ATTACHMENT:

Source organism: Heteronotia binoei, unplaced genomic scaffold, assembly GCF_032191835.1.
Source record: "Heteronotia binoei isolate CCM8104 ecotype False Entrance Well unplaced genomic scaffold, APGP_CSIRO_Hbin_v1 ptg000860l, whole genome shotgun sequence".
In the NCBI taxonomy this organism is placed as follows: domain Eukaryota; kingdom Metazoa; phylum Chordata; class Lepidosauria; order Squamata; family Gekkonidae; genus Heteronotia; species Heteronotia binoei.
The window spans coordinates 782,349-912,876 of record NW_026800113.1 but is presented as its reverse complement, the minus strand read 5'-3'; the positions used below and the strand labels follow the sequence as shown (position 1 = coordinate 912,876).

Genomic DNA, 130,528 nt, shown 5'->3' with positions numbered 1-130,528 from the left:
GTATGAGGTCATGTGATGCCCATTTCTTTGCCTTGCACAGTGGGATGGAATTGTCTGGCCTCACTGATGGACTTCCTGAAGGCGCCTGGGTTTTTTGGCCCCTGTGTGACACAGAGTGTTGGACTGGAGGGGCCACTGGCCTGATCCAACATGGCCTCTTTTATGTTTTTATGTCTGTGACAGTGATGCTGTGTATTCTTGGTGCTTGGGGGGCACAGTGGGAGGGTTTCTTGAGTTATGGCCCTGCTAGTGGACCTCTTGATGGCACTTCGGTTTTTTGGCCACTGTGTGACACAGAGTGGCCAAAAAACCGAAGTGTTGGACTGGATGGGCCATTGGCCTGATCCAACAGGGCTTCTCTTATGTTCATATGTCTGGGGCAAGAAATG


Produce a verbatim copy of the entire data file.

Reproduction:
Source organism: Heteronotia binoei, unplaced genomic scaffold, assembly GCF_032191835.1.
Source record: "Heteronotia binoei isolate CCM8104 ecotype False Entrance Well unplaced genomic scaffold, APGP_CSIRO_Hbin_v1 ptg000860l, whole genome shotgun sequence".
In the NCBI taxonomy this organism is placed as follows: domain Eukaryota; kingdom Metazoa; phylum Chordata; class Lepidosauria; order Squamata; family Gekkonidae; genus Heteronotia; species Heteronotia binoei.
The window spans coordinates 782,349-912,876 of record NW_026800113.1 but is presented as its reverse complement, the minus strand read 5'-3'; the positions used below and the strand labels follow the sequence as shown (position 1 = coordinate 912,876).

Genomic DNA, 130,528 nt, shown 5'->3' with positions numbered 1-130,528 from the left:
GTATGAGGTCATGTGATGCCCATTTCTTTGCCTTGCACAGTGGGATGGAATTGTCTGGCCTCACTGATGGACTTCCTGAAGGCGCCTGGGTTTTTTGGCCCCTGTGTGACACAGAGTGTTGGACTGGAGGGGCCACTGGCCTGATCCAACATGGCCTCTTTTATGTTTTTATGTCTGTGACAGTGATGCTGTGTATTCTTGGTGCTTGGGGGGCACAGTGGGAGGGTTTCTTGAGTTATGGCCCTGCTAGTGGACCTCTTGATGGCACTTCGGTTTTTTGGCCACTGTGTGACACAGAGTGGCCAAAAAACCGAAGTGTTGGACTGGATGGGCCATTGGCCTGATCCAACAGGGCTTCTCTTATGTTCATATGTCTGGGGCAAGAAATG